There was once a college professor named Stradivarius Wigwam who assigned his students a paper on the secret of good story-telling according to Aristotle. As the students handed in their papers defining anagnorisis as removal of ignorance and peripateia as a reversal of fortune, the professor realized that he had wasted his life teaching ungrateful idiots and wandered out into the world to seek his fortune.
Former Professor Wigwam camped out under a bridge where he met a Hindoo Swami named Chandrananda (the bliss of the wheel) who explained to him that in the Hindoo epics the key to story-telling was nested stories. Professor Wigwam asked him for an example of such a nested story and he told the following example.
Before I donned ochre robes I was in love with the daughter of a rich poppy merchant who would sit on the verand of their great house every day in a swing sipping chamlee juice, and she asked me to tell her a story and I did.
The Young Swami’s Story
There was once a king who asked Vishnu to understand the secret of Maya. Very well said Vishnu, wash your face in this basin. The king put his face in the basin. Straightaway he was the leader of a tribe of low cast hill people who were attacking the capital city. He set the city on fire, but his attack was repulsed. The leaders of the city set dogs and ogres on his trail, and also rakshasas. They pursued him to a foreign land where he disguised himself as a peddler of mirrors. He became wealthy and married the daughter of the king. The king died and he became king himself. Then one day his city was burned by a pack of low cast hill people. He fled the city. He was captured by Rakshasas. The Rakshasas dragged him to the ocean and threw him in. As the waves closed over his head he opened his eyes. A moment had past and his face lifted from the basin. “Now you understand” said Vishnu “The secret of my Maya.”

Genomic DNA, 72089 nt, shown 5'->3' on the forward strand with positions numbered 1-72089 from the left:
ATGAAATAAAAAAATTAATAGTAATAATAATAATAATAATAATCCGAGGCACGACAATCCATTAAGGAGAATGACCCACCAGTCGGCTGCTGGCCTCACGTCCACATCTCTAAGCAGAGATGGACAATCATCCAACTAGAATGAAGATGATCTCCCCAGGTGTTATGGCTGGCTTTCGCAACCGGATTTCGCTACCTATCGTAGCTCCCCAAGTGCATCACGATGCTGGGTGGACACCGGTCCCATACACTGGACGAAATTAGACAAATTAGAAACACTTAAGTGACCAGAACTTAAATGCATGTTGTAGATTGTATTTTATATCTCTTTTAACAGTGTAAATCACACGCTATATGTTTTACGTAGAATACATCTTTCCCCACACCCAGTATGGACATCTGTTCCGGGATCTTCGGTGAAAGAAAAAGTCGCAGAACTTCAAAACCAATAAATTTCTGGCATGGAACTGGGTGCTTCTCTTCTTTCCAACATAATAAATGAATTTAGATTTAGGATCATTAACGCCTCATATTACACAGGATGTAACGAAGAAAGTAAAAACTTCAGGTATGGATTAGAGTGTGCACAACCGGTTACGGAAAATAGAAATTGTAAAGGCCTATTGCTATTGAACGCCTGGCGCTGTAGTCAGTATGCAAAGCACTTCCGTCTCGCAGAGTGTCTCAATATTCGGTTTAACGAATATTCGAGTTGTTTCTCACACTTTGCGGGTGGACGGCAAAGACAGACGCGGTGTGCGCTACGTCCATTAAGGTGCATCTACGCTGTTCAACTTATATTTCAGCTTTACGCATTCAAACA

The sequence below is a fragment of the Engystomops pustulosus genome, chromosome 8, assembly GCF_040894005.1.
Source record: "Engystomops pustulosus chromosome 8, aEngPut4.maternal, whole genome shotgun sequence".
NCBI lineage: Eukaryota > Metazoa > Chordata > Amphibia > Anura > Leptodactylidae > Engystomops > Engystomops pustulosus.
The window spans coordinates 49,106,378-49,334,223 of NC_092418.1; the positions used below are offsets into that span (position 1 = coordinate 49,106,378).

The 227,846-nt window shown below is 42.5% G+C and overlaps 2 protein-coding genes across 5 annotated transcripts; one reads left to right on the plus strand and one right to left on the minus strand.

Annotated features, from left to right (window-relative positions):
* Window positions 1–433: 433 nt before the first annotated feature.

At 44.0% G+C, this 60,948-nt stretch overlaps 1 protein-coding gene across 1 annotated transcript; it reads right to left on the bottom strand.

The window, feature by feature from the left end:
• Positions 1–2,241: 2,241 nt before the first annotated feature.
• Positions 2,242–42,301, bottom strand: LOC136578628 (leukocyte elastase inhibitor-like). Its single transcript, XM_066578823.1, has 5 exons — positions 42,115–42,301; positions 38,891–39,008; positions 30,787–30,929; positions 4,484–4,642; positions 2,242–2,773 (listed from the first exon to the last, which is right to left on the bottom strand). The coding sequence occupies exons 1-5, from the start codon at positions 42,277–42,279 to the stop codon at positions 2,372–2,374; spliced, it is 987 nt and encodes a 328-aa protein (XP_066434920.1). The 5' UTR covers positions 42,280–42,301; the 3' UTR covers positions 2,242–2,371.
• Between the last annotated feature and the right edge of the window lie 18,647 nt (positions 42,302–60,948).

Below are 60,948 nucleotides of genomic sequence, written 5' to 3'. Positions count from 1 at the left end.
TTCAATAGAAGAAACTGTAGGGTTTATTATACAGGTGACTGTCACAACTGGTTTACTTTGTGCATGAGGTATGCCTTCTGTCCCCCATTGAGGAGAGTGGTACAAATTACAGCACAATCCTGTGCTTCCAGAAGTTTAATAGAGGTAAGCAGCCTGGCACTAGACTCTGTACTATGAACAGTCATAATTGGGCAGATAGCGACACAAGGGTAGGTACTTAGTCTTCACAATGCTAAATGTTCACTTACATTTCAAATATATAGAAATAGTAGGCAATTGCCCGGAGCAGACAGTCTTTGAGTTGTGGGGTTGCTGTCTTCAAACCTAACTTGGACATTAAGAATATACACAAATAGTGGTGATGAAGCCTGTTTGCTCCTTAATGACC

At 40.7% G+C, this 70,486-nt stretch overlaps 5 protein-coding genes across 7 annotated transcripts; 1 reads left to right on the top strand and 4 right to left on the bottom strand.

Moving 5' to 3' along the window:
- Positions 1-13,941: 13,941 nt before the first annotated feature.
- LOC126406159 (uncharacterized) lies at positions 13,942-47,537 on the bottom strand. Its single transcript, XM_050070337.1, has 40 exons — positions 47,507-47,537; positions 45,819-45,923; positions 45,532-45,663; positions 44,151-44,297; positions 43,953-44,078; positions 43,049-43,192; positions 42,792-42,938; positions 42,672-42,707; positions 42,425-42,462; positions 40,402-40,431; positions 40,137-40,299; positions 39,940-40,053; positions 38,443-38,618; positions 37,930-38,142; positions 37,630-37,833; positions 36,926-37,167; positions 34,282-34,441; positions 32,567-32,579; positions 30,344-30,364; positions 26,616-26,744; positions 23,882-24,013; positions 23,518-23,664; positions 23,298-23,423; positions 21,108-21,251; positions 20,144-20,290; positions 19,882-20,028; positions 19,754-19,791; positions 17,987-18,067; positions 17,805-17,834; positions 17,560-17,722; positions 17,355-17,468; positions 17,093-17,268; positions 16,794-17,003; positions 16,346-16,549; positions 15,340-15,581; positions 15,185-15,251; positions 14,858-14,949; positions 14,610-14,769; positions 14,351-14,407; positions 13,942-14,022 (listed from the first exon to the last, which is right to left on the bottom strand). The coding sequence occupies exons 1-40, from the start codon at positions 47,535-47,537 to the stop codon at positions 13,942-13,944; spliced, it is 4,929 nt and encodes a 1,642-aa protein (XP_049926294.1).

But needless to say these stories only entertained the daughter of the rich poppy merchant for a summer. One day the young man came to see her and he was told brusquely that she was gone – she had crossed the ocean and married a Sri Lankan. Distraught, he renounced the world and donned ochre robes and studied the scriptures in an hermitage. And when his own master died he traveled to America to preach, but he came upon hard times and sought shelter in the overpass of a bridge.
The swami told the professor the story whereupon he returned to his job and walked into the lecture room and the students were still writing their papers on the secret of story-telling which was anagnorisis (the removal of ignorance) and periptaeia (the reversal of fortune). He collected the blue-books, put a trash-can on his desk, desposited the bluebooks therein, borrowed a cigarette lighter and burned them while the students watched. “Now you understand the secret of story-telling.” Said the Professor. “You all get an A.”